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February 11, 1955 - Image 5

Resource type:
Michigan Daily, 1955-02-11

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L CA u iA W A T L

SRA Plans
Full Season
Of Activities
AlI-Campus Program
Features Seminars,
Luncheons, Recreation
SRA, the Student Religious As-
sociation, will hold its first lunch-
eon lecture of the semester from
12:15 to 2:00 p.m. Saturday in the
Fireside room at Lane Hall.
Aage Rosendal Nielsen, director
of the Scandinavian seminar for
cultural studies, will be the speak-
er at the luncheon. Nielsen con-
ducts a seminar in Denmark dur-
ing the summer, taking American
students with him to study edu-
cation there. His lecture will deal
with the Danish folk school move-
ment and its relation to spiritual
Students are asked to make res-
ervations at least 24 hours before
the luncheon-lecture.
Intercultural Outings
Included in the intercultural ac-
tivities of SRA are three inter-
cultural outings to be held this
semester. The first one will be
held Saturday and Sunday, Feb.
19 and 20. Dates have not yet
been arranged for the other two
For the outings a group of stu-
dents picks a location nearby. The
outings provide an opportunity
} for students to discuss the culture
and interests of different races
and religious groups. Students
from every country are welcome
at these outings.
Weekly seminars where each
student religious director will have
a chance to talk on the beliefs of
his individual group have also been
planned. "What I Believe As a
Member of My Church" will be the
title of these discussions.
Human Relations
In the field of human relations
SRA sponsors week-end work
camps where students work in
"run down" homes in Ann Arbor
or neighboring towns. Six to eight
students work in a home for a
The recreational activities at
Lane Hall will continue this se-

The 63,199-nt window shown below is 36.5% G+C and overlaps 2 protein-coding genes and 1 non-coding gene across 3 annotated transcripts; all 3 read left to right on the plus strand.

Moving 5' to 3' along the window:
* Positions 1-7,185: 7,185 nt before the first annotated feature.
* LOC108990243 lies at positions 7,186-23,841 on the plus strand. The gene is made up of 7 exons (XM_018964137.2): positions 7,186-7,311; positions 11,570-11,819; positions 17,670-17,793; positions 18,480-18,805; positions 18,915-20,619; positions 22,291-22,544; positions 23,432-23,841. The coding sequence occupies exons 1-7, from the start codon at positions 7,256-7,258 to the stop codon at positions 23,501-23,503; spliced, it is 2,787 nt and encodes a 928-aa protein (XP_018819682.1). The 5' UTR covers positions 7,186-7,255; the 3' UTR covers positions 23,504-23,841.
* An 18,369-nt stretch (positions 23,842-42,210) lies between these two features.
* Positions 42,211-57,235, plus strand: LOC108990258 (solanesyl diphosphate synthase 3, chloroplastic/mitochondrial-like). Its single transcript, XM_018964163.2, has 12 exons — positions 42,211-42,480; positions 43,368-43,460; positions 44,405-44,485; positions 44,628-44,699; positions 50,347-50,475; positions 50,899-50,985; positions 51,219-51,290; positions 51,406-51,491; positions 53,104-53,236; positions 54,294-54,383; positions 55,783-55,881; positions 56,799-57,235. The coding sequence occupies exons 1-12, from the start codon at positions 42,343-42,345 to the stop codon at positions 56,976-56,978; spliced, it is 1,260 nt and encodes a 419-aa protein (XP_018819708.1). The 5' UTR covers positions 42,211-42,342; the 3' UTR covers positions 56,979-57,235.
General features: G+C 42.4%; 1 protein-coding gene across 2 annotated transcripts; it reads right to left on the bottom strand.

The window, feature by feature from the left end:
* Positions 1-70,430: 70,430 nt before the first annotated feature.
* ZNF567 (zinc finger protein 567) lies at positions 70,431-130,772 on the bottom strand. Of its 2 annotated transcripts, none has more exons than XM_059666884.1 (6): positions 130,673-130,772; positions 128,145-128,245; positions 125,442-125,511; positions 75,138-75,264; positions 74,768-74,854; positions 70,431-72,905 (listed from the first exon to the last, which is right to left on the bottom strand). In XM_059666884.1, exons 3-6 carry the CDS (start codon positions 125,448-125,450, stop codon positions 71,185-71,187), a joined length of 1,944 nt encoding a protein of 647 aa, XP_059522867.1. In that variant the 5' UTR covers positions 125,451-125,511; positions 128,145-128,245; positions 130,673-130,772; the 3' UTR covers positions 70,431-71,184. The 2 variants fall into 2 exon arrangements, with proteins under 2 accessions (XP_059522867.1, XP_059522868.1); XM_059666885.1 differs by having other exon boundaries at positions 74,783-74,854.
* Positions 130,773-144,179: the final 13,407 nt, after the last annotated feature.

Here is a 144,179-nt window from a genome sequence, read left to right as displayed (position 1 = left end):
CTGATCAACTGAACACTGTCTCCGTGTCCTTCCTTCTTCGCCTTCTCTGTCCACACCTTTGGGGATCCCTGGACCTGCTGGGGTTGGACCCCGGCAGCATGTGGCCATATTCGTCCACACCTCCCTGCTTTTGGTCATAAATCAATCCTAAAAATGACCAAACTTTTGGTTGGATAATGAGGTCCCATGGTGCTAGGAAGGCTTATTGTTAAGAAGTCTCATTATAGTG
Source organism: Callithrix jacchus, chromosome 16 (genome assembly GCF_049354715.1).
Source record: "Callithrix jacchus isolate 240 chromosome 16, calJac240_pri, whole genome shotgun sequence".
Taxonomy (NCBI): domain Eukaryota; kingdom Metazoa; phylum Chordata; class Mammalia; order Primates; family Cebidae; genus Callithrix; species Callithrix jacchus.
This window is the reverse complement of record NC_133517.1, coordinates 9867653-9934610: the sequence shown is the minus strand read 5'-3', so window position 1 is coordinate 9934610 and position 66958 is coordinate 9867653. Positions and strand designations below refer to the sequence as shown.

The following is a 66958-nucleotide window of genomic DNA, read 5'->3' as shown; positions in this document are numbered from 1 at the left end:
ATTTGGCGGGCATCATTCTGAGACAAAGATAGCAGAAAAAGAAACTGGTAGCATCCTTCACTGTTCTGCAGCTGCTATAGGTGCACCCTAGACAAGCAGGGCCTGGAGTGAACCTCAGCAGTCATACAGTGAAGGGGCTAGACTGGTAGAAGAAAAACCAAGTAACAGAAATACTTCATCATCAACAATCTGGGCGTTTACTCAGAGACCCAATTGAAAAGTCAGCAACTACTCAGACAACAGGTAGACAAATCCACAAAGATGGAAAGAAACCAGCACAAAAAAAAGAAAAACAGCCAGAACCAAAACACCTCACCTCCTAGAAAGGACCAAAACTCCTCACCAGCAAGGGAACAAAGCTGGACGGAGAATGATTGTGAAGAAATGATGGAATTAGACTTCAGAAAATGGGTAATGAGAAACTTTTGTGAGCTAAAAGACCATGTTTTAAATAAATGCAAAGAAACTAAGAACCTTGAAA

mester. There is folk dancing from
7:30 to 10:00 p.m. on Mondays in
the basement of Lane Hall. At the
same time on Tuesdays square
dancing is featured.
SRA holds weekly coffee hours
from 4:15 to 5:45 p.m. on Fridays.
On Feb. 18 the coffee hour will be
devoted to welcoming new inter-
national students to the Univer-
The first Lane Hall open house
of the new semester will be held
Friday, March 5. These recreation-
al evenings will continue once a
month. These open houses feature
games, square and social dancing,
snacks and movies.



Glee Club Might See Europe in '55
Europe in '55 ---- this venture,


-Daily-Lynn Wallas
UNION STAFF MEMBERS-Fred Zechman and Don Seltz put
up the sign over the entrance to the Little Club, while Harvey
Rutstein, chairman of the Union dance committee, supervises op-
erations. The dance will feature a night club atmosphere with
an admission price of $1 per couple.
Dances, PartiesTo Highlight
Eventful Valentine Weekend

With t h i s semester's social
events getting -into full swing, a
full weekend of entertainment for
everyone on campus has been
Foremost among these events is'
the weekly campus night-spot, the1
Little Club, sponsored by the Un-"
ion. Held from 9 p...1. to midnight'
every Friday night, it features an
informal cabaret atmosphere com-
plete with red checked tablecloths
and candles in whiskey bottle
Paul Brodie and his orchestra
will provide Little Club dance mu-
sic for the Friday night social
sets with an admission price of $1
per couple. .
Valentine Parties
"Roses are red, violets are
blue . . ." This theme will be in
tune with many of the Valentine
parties sponsored by various cam-
pus organizations this weekend.
Crimson paper hearts will decor-
ate the Sigma Alpha Mu house
tomorrow evening, as SAMMYS
and their dates dance to the mu-
sic of Paul Brodie and his band.
Following the Valentine theme,
the party is aptly titled "Heart
Throb Hop."
An open-open house is on the
agenda for Gomberg House at 8
p.m. tomorrow. A Valentine sock
hop will follow with prizes award-
ed for those wearing the fanciest
Record Dances
A skit presented by the actives
of Tau Delta T'hi will highlight the
fraternity's Valentine party to-
night. More record dances in the
spirit of St. Valentine will be giv-
en by Beta Tt~eta Pi and Delta
Sigma Delta tomorrow evening.
Records by Earl Gardiner and
his trio will supply the "hearts and
flowers" tomorrow for Sigma Chi.
Couples will promenade under

bright red-and-white decorations
in a typical atmosphere of Valen-
tine's Day.
Recorddances will abound this
weekend, as Alpha Delta Phi, Del-
ta Tau Delta, Sigma Nu, Phi Gam-a
ma Delta and Phi Kappa Sigma
spin the latest platters tomorrow
night. Phi Delta Phi will follow
their dance with a steak dinner
Tobogga'ning Party
Appropriate for present weath-
er conditions will be a toboggan-I
ing party tomorrow evening spon-
sored by Phi Kappa Tau. A record
party is the alternate, with each
guest bringing one 45 r.p.m. record
to add to the musical variety.
Tomorrow's the big night for
the medical men. Professional fra-
ternities Nu Sigma Nu and Alpha
Kappa Kappa will be hosts at din-
ner parties before going to the
Caduceus Ball. Phi Rho Sigma will
also attend he r-edical students'
annual dance.
Twenty-four fraternity brothers
from Northwestern, Minnesota,